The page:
Wegovy, one of the most promising new obesity treatments, was shown to improve symptoms and quality of life in patients with obesity and a prevalent kind of heart failure in a research supported by the drug’s manufacturer, providing more support that these therapies may have positive health effects beyond simple weight reduction.
Preserved ejection fraction is a condition in which the heart pumps correctly but lacks the flexibility required to fill with blood; this research assessed the medicine in persons with this condition and published its findings on Friday in The New England Journal of Medicine. About half of all occurrences of heart failure are caused by this disorder.
Improvements in physical fitness and symptoms like weariness and shortness of breath were more pronounced in the Wegovy group compared to the placebo group. Although this yearly research of 529 people did not set out to evaluate cardiac crises, it did find that 12 individuals on placebo and just one on Wegovy needed hospitalisation or an urgent medical visit due to heart failure.
The research found that the medicine reduced symptoms of heart failure more effectively than other therapies.
Dr. Mikhail Kosiborod, the study’s lead investigator and a cardiologist at Saint Luke’s Mid America Heart Institute in Kansas City, also consults for Novo Nordisk, the manufacturer of Wegovy. A genuine paradigm change is on the horizon.
Obesity was formerly seen by cardiologists as something that occurred with heart failure. The link between fat and illness risk has been reinforced by the latest research.
Dr. Kosiborod referred to this as “proof of concept” that obesity has to be addressed as a fundamental cause of heart failure and targeted as a treatment approach for many people with this kind of heart failure.
This year should also see the completion of a trial examining the medicine in individuals with heart failure who are either overweight or diabetic. Novo Nordisk has indicated that it may pursue having the medicine officially recommended for the treatment of heart failure if the aforementioned trial also shows positive results.
Researchers need to investigate the medicine for extended periods of time in larger samples of patients to see whether it truly reduces the risk of hospitalisations or fatalities, according to scientists who were not involved in the experiment. Improvements on these criteria were particularly striking, they said, considering the severity of physical restrictions and symptoms experienced by patients with this kind of heart failure.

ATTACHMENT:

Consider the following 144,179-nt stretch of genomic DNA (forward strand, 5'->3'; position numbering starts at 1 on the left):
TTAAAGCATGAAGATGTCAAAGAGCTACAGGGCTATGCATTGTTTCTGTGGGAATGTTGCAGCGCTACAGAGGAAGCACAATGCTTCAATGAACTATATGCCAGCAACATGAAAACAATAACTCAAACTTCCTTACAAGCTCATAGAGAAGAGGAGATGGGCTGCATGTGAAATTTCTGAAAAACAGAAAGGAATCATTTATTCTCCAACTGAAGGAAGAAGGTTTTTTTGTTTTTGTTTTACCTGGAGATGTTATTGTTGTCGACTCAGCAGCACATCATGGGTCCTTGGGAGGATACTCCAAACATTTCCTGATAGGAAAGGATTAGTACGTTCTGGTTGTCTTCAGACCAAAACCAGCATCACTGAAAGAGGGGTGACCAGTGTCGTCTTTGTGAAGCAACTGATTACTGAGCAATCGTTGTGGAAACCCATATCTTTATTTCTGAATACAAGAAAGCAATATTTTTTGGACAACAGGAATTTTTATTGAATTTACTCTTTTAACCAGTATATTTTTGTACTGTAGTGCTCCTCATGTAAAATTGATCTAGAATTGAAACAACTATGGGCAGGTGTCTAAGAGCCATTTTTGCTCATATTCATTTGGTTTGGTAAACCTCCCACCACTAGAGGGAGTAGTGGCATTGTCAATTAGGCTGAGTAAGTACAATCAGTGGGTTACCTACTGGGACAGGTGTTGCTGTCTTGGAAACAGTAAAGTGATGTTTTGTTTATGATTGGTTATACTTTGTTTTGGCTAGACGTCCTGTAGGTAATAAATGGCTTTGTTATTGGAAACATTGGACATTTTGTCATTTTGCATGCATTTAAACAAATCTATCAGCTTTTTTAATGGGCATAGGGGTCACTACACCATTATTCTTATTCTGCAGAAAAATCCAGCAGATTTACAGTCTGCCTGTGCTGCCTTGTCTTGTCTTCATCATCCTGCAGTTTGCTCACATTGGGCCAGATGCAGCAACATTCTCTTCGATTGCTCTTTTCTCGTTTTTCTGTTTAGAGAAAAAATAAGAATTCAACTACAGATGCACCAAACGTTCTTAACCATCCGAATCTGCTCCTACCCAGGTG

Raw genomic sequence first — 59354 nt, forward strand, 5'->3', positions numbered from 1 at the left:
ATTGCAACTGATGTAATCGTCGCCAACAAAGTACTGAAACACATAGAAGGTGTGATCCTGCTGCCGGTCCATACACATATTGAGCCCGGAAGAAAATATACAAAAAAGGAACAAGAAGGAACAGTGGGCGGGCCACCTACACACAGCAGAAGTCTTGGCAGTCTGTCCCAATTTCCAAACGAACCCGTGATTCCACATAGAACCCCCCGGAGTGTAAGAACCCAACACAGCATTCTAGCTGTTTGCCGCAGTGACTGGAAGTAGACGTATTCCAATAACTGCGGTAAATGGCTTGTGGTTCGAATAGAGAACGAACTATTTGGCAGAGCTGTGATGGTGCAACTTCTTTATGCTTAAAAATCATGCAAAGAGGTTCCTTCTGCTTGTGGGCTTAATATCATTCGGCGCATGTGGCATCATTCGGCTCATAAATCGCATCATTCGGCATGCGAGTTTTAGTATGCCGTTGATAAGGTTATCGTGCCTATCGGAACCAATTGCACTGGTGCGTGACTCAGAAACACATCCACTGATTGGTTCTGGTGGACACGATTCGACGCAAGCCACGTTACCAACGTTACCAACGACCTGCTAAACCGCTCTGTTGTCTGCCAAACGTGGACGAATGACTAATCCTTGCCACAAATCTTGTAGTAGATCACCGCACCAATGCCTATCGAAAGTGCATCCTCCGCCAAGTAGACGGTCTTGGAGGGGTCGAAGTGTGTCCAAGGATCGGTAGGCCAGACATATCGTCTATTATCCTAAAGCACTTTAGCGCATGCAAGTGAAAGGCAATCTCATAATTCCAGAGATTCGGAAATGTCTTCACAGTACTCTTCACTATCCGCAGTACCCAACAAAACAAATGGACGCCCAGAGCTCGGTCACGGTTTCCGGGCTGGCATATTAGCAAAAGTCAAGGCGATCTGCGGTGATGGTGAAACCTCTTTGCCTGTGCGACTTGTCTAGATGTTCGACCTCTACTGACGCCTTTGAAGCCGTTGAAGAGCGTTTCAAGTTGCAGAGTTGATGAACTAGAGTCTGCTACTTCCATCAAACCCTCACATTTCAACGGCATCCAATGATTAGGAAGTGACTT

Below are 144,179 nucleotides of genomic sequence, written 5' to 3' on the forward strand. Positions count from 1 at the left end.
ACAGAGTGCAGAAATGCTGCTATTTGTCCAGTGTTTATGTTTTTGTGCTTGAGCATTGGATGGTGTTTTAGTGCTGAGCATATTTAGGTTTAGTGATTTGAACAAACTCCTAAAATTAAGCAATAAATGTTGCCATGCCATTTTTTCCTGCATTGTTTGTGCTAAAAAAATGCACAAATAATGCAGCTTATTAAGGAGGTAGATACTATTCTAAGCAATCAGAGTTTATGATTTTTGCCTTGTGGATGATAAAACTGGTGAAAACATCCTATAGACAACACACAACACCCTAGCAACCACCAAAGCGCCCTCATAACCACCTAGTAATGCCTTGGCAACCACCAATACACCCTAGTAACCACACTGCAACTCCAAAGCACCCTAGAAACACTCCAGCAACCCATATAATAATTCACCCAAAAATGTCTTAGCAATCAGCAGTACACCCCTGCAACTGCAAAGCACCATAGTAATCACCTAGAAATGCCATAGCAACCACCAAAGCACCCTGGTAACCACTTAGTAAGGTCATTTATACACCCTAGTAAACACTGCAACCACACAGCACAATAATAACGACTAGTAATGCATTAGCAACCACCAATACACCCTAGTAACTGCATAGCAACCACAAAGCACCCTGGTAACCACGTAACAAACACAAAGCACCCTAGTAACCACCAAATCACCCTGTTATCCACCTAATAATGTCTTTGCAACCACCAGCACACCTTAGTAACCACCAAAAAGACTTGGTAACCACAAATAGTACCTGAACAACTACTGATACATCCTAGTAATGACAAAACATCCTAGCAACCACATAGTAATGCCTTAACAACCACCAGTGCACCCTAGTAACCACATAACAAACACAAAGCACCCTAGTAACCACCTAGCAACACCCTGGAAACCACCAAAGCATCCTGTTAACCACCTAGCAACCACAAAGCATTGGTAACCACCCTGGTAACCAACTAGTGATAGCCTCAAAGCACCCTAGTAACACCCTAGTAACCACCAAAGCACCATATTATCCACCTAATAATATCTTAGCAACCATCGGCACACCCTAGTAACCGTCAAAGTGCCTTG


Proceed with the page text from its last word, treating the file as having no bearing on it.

Wegovy patients reported an improvement in symptoms that was around eight points higher than placebo patients on a measure of quality of life and physical capacities out of a possible 100 points. The results of a six-minute walk test for those using Wegovy were also significantly improved.
The trial was small, so it’s difficult to draw conclusions about the drugs’ long-term sustained effects. He was compensated by Novo Nordisk but had no role in their most recent study.
Wegovy and Ozempic, a diabetes-specific form of the same medicine, have become very popular due to the impressive weight reduction outcomes they have exhibited, so much so that Novo Nordisk has had trouble keeping up with rising demand.
This current research adds to the growing body of data that shows the drug’s effects go much beyond simple weight loss.
For instance, last month the business disclosed that in a separate group of patients in a major study, Wegovy reduced the risk of cardiac problems by 20%, a finding that was viewed as critical for convincing more insurers to fund the new weight reduction medications. The topline numbers can’t be analysed until the corporation releases the underlying data.
Dr. Ania Jastreboff, an endocrinologist and obesity medicine expert at Yale University who consults for manufacturers of obesity medications, stated, “Obesity is associated with 200 other obesity-related diseases.” This is just one more compelling illustration of how treating a single condition may have far-reaching effects on the health of a large number of individuals.
Some of the improvements in patients’ heart health, according to experts, may have been attributable to the weight reduction alone. More study is needed to determine the precise effect that weight reduction had, as well as any other variables that may have contributed.
For instance, preliminary evidence that Wegovy may have anti-inflammatory effects was identified in the Friday-published research on heart failure. Another indicator that the medicine may have an impact on heart failure is that patients using it had reduced levels of a key marker of heart congestion.